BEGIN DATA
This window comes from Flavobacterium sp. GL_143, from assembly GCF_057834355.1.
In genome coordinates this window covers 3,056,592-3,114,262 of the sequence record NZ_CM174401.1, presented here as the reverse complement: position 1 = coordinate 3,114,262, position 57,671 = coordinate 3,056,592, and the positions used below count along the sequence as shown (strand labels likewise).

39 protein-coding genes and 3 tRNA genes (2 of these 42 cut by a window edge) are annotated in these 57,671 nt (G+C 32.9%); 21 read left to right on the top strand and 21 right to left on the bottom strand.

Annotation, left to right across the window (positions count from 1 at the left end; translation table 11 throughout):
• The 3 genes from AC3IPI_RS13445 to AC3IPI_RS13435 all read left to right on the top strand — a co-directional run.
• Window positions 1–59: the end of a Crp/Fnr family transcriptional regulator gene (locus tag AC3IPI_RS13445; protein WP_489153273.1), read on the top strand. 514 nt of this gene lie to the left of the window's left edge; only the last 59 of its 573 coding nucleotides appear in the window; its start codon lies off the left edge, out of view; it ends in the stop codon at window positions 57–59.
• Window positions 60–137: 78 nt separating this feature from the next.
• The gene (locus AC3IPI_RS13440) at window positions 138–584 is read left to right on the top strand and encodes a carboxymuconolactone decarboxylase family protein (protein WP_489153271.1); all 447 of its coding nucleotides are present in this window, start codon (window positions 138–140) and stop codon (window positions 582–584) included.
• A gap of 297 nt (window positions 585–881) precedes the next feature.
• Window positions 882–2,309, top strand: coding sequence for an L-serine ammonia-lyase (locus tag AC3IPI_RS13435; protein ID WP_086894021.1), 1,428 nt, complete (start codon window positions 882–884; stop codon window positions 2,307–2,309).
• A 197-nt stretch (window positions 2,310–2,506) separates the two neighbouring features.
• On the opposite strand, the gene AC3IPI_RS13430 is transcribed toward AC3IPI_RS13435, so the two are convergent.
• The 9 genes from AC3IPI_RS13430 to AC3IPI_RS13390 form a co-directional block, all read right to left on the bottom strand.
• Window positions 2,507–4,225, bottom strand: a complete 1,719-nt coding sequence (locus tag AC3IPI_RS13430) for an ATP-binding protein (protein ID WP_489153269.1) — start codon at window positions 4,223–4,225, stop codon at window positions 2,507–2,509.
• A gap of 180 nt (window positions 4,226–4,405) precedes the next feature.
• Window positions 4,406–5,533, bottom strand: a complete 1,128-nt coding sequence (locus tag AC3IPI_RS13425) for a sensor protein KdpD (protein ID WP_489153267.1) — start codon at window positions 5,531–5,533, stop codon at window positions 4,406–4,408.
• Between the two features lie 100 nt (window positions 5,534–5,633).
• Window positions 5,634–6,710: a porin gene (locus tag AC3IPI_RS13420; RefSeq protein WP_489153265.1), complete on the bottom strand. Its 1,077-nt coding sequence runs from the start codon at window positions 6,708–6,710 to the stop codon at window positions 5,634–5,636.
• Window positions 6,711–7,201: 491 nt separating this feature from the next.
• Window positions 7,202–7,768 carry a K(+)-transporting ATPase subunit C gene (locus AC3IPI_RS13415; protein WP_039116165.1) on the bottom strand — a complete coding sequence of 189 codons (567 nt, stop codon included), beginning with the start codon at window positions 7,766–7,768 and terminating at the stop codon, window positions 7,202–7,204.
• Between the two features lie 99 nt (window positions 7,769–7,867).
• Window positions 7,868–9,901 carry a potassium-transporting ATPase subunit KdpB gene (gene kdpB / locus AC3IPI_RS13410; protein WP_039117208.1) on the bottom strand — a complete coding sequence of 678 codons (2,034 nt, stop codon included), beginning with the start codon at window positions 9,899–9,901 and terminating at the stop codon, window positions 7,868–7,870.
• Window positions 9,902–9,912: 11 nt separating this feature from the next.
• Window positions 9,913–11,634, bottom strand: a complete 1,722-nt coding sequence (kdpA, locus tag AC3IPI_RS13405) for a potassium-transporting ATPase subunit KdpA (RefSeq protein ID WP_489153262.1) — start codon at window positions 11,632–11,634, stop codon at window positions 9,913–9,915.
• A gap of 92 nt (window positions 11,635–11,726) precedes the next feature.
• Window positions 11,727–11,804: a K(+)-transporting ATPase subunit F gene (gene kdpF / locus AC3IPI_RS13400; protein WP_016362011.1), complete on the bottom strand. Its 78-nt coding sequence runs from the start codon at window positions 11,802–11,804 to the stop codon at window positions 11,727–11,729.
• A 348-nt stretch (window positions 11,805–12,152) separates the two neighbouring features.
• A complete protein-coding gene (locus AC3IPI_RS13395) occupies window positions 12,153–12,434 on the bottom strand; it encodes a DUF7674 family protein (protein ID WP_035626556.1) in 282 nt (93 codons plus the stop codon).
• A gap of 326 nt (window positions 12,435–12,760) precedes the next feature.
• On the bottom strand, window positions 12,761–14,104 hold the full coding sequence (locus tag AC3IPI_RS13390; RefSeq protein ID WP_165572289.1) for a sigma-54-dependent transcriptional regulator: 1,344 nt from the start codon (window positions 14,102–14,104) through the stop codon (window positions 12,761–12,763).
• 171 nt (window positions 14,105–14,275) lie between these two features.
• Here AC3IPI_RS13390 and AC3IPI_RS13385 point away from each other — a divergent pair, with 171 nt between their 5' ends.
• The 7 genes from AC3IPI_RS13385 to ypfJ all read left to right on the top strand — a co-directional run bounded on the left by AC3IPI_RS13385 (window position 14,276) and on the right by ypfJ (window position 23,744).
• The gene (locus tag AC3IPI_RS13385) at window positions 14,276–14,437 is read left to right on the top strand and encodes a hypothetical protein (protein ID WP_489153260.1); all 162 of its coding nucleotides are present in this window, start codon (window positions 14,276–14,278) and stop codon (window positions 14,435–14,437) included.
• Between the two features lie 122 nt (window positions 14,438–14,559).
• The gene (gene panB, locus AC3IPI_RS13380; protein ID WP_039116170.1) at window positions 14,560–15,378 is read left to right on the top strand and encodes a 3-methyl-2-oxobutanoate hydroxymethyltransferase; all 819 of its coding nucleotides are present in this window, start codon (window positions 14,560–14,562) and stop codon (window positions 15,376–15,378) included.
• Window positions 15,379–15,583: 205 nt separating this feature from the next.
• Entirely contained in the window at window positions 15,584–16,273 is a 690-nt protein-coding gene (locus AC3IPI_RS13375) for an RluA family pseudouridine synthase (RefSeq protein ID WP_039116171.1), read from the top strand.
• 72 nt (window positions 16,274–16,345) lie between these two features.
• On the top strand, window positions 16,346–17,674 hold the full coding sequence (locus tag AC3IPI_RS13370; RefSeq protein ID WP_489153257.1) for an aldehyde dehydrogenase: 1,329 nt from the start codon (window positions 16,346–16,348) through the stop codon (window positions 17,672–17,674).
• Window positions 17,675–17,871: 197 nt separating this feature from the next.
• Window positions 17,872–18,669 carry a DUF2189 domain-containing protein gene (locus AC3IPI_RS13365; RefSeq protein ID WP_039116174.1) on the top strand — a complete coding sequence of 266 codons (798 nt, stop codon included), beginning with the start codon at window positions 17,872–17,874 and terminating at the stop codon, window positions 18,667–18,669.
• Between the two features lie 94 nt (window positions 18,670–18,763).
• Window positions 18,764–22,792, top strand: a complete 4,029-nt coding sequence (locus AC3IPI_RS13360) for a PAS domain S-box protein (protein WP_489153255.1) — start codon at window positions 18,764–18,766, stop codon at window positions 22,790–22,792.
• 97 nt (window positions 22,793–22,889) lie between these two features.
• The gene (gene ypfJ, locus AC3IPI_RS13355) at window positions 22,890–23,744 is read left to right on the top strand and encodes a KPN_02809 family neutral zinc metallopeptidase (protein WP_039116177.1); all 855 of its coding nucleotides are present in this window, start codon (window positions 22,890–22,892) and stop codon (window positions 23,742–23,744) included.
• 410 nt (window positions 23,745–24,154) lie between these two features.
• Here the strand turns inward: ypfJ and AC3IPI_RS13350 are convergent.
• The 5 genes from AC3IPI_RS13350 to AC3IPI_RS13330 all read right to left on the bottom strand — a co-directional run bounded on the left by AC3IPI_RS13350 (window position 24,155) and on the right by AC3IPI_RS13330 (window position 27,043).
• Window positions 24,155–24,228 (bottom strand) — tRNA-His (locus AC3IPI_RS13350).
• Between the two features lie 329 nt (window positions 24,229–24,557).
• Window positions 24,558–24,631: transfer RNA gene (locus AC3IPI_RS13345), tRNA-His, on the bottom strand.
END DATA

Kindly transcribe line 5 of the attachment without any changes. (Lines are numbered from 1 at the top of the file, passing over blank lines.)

• The 3 genes from AC3IPI_RS13445 to AC3IPI_RS13435 all read left to right on the top strand — a co-directional run.